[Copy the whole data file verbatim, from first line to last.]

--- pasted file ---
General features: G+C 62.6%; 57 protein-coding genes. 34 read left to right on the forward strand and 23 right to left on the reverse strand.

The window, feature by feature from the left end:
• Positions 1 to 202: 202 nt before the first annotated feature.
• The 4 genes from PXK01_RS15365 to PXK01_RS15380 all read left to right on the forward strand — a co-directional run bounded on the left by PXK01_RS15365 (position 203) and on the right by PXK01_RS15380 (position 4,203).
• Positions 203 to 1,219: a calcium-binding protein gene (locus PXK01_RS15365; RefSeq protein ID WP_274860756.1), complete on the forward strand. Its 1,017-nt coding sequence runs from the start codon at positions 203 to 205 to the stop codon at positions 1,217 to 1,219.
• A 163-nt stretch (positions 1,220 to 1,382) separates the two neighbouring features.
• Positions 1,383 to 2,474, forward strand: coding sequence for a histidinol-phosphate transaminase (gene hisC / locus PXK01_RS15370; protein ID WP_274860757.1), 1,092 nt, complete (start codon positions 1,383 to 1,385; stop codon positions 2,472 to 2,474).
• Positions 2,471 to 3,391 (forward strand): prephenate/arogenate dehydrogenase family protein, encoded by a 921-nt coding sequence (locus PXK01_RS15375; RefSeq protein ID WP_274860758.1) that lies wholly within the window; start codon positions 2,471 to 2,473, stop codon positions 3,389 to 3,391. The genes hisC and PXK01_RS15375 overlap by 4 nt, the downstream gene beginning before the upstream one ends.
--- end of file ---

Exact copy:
General features: G+C 62.6%; 57 protein-coding genes. 34 read left to right on the forward strand and 23 right to left on the reverse strand.

The window, feature by feature from the left end:
• Positions 1 to 202: 202 nt before the first annotated feature.
• The 4 genes from PXK01_RS15365 to PXK01_RS15380 all read left to right on the forward strand — a co-directional run bounded on the left by PXK01_RS15365 (position 203) and on the right by PXK01_RS15380 (position 4,203).
• Positions 203 to 1,219: a calcium-binding protein gene (locus PXK01_RS15365; RefSeq protein ID WP_274860756.1), complete on the forward strand. Its 1,017-nt coding sequence runs from the start codon at positions 203 to 205 to the stop codon at positions 1,217 to 1,219.
• A 163-nt stretch (positions 1,220 to 1,382) separates the two neighbouring features.
• Positions 1,383 to 2,474, forward strand: coding sequence for a histidinol-phosphate transaminase (gene hisC / locus PXK01_RS15370; protein ID WP_274860757.1), 1,092 nt, complete (start codon positions 1,383 to 1,385; stop codon positions 2,472 to 2,474).
• Positions 2,471 to 3,391 (forward strand): prephenate/arogenate dehydrogenase family protein, encoded by a 921-nt coding sequence (locus PXK01_RS15375; RefSeq protein ID WP_274860758.1) that lies wholly within the window; start codon positions 2,471 to 2,473, stop codon positions 3,389 to 3,391. The genes hisC and PXK01_RS15375 overlap by 4 nt, the downstream gene beginning before the upstream one ends.